For those of us who are Catholics, today is Ash Wednesday, which marks the start of the Catholic Lenten season that ends with Easter. Most people associate Lent with the idea of giving up something, or making some sacrifice. Typical “sacrifices” include giving up chocolates, ice-cream, new shoes, or some other self-indulgent thing. But few of us remember that there are two sides to this coin, and that is to GIVE. As part of the Lenten Program, Caritas (a Catholic charitable organisation active around the world) asks us to give through its Project Compassion program. The season lasts six weeks and each week we are told a story of someone from a different part of the world: Nepal, Democratic Replublic of Congo, Bolivia, Samoa, Vietnam (a beautiful country which I visited only last November), and closer to home, Western Sydney.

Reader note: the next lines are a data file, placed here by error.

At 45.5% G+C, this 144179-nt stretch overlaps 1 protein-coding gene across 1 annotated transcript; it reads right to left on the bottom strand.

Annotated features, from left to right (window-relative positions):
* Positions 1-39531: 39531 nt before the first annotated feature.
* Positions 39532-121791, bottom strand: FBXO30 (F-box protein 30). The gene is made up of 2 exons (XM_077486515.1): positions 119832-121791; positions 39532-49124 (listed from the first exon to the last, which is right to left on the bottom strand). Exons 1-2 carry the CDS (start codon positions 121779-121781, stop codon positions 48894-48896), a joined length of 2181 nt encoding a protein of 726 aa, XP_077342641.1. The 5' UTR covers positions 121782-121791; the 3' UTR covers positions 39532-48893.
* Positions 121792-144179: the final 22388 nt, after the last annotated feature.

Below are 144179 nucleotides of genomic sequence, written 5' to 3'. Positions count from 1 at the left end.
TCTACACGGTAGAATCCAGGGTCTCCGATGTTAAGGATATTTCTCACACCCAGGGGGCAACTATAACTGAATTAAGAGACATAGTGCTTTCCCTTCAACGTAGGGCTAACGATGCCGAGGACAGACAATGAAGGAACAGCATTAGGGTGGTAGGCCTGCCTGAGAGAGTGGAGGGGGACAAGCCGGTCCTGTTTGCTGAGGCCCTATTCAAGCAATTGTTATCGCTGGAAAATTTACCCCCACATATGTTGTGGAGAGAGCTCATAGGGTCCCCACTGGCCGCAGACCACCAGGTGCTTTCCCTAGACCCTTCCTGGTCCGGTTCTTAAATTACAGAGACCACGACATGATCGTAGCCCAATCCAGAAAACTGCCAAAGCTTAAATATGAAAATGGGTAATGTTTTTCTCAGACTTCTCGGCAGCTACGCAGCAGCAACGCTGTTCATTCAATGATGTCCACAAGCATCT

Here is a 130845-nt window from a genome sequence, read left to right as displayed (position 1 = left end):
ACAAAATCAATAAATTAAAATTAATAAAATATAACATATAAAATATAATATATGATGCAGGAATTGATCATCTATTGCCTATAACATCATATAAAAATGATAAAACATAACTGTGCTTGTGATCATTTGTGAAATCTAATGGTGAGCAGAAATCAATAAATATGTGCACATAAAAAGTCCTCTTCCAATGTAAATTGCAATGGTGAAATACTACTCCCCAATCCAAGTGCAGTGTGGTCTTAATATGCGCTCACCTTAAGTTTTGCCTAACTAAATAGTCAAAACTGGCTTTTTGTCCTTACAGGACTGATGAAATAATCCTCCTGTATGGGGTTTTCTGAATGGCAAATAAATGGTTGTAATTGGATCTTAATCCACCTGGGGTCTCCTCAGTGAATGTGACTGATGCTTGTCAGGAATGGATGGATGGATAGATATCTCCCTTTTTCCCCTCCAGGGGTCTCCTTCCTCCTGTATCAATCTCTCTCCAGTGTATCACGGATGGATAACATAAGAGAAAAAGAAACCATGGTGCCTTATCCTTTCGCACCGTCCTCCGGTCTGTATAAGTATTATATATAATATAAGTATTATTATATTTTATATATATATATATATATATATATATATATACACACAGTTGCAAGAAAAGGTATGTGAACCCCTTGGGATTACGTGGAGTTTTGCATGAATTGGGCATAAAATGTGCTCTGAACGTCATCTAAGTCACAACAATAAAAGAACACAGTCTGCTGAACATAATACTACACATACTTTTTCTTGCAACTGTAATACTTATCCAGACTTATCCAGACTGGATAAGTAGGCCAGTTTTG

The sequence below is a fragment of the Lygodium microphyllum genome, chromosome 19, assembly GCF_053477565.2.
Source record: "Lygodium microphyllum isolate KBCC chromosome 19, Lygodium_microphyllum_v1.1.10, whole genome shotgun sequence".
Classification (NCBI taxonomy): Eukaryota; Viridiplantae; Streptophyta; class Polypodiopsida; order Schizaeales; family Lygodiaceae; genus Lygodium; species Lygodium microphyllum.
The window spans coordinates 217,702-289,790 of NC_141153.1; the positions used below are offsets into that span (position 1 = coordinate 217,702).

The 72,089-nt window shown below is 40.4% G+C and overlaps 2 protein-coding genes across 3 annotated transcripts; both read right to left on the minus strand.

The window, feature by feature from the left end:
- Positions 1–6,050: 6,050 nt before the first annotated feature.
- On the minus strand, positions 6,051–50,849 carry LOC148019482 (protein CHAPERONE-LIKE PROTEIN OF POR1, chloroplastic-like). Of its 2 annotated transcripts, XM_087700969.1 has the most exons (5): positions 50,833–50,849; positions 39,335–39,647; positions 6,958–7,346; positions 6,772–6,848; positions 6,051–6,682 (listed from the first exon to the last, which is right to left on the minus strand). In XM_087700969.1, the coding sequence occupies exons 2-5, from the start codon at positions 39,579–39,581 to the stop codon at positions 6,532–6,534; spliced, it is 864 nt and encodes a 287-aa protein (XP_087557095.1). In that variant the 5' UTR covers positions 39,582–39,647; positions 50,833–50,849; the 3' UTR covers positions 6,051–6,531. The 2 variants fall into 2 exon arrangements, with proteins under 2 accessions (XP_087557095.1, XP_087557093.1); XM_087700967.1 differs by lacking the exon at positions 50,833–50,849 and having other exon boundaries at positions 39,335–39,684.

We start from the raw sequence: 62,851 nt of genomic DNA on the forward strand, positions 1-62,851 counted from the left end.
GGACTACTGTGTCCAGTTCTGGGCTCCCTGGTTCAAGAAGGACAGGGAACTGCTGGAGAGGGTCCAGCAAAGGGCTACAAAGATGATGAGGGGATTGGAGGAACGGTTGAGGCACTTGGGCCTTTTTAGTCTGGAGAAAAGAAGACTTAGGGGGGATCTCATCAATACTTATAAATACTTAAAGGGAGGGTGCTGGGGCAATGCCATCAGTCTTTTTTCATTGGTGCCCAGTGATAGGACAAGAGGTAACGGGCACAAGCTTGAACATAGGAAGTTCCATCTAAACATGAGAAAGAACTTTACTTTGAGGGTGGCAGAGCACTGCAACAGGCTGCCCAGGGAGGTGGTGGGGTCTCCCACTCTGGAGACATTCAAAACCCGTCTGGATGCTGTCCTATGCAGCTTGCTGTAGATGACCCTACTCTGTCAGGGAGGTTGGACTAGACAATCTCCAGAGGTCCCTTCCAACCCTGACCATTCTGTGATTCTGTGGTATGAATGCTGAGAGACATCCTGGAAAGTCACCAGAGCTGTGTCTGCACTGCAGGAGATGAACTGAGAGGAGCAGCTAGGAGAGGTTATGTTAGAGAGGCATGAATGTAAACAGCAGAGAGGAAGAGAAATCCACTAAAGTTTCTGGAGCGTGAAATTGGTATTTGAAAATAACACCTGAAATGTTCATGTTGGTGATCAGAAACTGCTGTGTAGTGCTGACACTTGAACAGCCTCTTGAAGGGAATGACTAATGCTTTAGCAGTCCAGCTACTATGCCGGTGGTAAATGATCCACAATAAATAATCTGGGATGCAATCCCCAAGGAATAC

I must admit, every year, as I have got older, I blindly put my money into either the Project Compassion collection box or in the weekly envelopes without giving too much thought to what I was doing. But today, the homily our priest gave was all about giving and sharing. He told a story of a little boy he met recently in South Africa who was looking through the garbage for food. So he bought the boy some bread and the boy immediately looked for his friend to share his food with. What would you have done if you had been that hungry little boy? What would I have done? Probably devoured it all in one mouthful? Would you have shared? What would you have done if you had been the passer-by seeing the little boy digging through trash for food?